The Pelican 13 Friday, July 22, 2011 The Pelican We Mean Business! Pompano National Night Out BSOs National Night Out at Founders Park, 215 NE 4 St., is set for Aug. 2 from 6:30 to 9 p.m. Activities will include free child ngerprinting, give-a-ways and demonstrations from BSO deputies regarding crime and drug prevention skills. The Pompano Beach Historical Society, Miami Dolphin Cheerleaders and the citys re department will be on hand. The city re museum, located at the park will also be open for tours. The Pompano Beach Fire Department will demonstrate how children and adults can escape a smokelled room.Everything at the event is free and open to the public. For more information, visit successful lobster hunters each holding their monstrous catch and grinning from ear to ear. Catching the Bug is a good read even if you never intend to put on a wet suit, grab a tickle stick and gloves and go into the water. It gives those who prefer to stay in the boat, or on shore, a much better appreciation of the skills necessary to capture the wily creatures and of the lore that surrounds the sport. Catching the Bug is available at dive shops in the area for $19.95 from amazon. com, and at It is also being distributed worldwide by Innovative Scuba out of Colorado. With more than 600 books already sold since the June publishing date, Mathie has more publishing ideas. He plans a book on spear shing, Catching the Spear-It, and perhaps a cookbook. He also has the copyright to his Chiefy nickname and has a line of t-shirts, caps and beer cozies, also available in nearby dive shops. Eds Note: In the spirit of full disclosure, writer Judy Wilson was the editor of Catching the Bug. She got paid in lobster.BugContinued from page 5Drainage project to start Monday on West Tradewinds Avenue Lauderdale-By-The-Sea Construction is scheduled to start Monday, July 25, on West Tradewinds Avenue in Lauderdale-By-The-Sea as crews begin installing new drainage along two blocks of the street. Work will be done Monday through Saturday from 8 a.m. to 5 p.m. The neighborhood project is expected to take 90 to 120 days to complete. There will be intermittent closures of West Tradewinds during construction. As an alternate traf c route, motorists and residents are advised to use East Tradewinds Avenue. The $146,000 ex ltration drainage project, approved by the Town Commission, is aimed to reduce ooding and water pollution. New drainage will be installed along West Tradewinds from South Tradewinds to Miramar Avenue. The work is being done by Miguel Lopez Jr. Inc. If residents have any questions or comments about the project, call Tiana Washington in the Municipal Services Department at 954-776-5119. me to look at. The city of Pompano Beach recently extended its contract with RMA for $698,000 to lead its two CRAs. Pompano Beach hired Kim Briesemeister and Chris Brown, principals of RMA, in 2009. RMA also recently worked as consultants reviewing the master plan for the town of Lauderdale-By-TheSea and writing a nancial plan to implement it. CRAContinued from page 11 Shhh!The babies are already nesting. Watch your step on the beach. Its turtle season in South Florida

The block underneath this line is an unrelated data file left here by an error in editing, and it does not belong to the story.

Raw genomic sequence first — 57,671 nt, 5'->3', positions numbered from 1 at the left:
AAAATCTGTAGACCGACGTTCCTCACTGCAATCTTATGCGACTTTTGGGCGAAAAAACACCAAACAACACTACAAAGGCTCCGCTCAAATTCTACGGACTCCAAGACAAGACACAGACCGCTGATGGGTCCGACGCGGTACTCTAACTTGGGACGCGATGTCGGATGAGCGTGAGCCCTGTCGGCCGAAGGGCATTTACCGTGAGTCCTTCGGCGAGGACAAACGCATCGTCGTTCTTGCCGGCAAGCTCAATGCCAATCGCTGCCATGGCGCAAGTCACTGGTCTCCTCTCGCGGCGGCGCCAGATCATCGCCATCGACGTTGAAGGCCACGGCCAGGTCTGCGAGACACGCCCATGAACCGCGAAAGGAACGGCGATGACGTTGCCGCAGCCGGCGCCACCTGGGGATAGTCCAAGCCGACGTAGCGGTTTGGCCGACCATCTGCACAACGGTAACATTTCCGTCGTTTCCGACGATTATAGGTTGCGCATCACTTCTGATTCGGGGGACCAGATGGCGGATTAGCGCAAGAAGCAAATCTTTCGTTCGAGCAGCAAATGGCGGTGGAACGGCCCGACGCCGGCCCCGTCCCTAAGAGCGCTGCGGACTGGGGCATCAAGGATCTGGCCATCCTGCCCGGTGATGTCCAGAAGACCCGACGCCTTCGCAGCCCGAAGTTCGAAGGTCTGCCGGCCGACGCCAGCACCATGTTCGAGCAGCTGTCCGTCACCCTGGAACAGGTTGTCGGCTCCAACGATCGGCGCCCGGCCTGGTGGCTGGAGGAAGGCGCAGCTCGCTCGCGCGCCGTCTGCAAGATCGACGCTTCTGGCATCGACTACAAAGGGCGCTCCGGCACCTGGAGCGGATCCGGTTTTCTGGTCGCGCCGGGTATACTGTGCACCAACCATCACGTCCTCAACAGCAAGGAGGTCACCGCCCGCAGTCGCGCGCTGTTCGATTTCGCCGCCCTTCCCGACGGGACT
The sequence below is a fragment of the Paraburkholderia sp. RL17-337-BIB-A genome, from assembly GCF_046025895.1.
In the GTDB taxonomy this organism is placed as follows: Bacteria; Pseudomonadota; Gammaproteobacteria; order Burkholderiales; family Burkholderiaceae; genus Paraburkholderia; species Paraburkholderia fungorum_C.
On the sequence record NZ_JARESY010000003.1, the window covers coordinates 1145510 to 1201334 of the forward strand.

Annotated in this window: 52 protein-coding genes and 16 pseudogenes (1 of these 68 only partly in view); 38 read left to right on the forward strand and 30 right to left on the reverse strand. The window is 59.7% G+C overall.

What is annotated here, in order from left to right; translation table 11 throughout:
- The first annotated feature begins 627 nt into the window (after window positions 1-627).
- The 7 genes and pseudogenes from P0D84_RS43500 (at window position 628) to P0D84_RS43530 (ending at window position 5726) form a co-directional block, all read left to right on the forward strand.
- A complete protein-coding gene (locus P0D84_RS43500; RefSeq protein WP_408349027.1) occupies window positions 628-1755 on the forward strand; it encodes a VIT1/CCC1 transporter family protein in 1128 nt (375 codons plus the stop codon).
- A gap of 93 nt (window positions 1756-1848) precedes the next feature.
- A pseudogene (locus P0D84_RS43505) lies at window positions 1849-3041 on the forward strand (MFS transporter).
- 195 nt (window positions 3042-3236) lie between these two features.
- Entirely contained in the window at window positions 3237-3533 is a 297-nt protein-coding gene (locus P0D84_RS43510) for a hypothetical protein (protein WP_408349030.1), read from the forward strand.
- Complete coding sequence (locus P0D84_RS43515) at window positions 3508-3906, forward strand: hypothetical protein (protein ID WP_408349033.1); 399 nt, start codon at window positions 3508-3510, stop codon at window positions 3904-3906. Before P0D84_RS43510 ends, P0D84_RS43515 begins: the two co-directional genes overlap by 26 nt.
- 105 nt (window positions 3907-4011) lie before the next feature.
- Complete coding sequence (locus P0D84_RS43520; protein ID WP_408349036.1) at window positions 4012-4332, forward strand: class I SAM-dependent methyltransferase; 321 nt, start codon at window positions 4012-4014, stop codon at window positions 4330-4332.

14 The PelicanFriday, July 22, 2011 Summer Sizzle Rib Cook-off draws backyard chefs to the playing eld this Saturday, but the nal test will be determined by taste buds By Anne SirenPELICAN STAFFPompano Beach Some 15 or more amateur grill masters are going to re up the grills, keep their sauces a secret and shoot for the $500 prize this Saturday, July 23, at the Rib Cook-off and Baked Goods contest at the E. Pat Larkins Center, 520 MLK Boulevard. And at least two of them have declared the win, but that may just be backyard barbecue jabber. For sure, there will be ne cuisine in Pompano Beach this weekend. Rodney Wright, 46, a native of Pompano Beach and a Navy veteran, cooked on the USS Bale and other ships for 10 years. Today, hes the head chef for family and other neighborhood events. As to a recipe, Wright says its always different. Its something that I just love to do, Wright says. On Thursday, Wright was already making his preparations and lining up his crew which consists of his mother, Melba Blue, and his wife, Essie. I wouldnt enter it if I didnt think I would win, he says. But he adds that he and his family love the idea of getting out in the neighborhood and having a good time with friends. And who knows? There may be one person out there who will want to take my recipe and turn it into a restaurant, Wright says. So there could be a new barbecue joint out here. And that is one of the goals of this event according to Jeanine Parisi, CRA marketing director, who is heading up the event for the citys Community Redevelopment Agency. Its all about development, she says. And we would hope that someone in the community would like to come in an open up a restaurant here. Willie Brown, 67, has been cooking ribs for one restaurant, The Glass Key, at 361 MLK Boulevard. And he will be in the competition on Saturday. In good humor, Brown says, Everybody thinks they can cook ribs. They all have their little secrets, and its just a lot of fun. Oh, yes, we are going to win. We have a surprise. I am pretty sure we will win. We do old-style, not smoked. We are in between smoked and barbecue. That will give us the upper hand. And we have a secret sauce, but the other secret is the preparation. Thats more important than the sauce itself. Our ribs will be very, very tender. A lot of people stay away from pork because of high blood pressure. When you eat my ribs, your pressure wont move. We See SIZZLE on page 15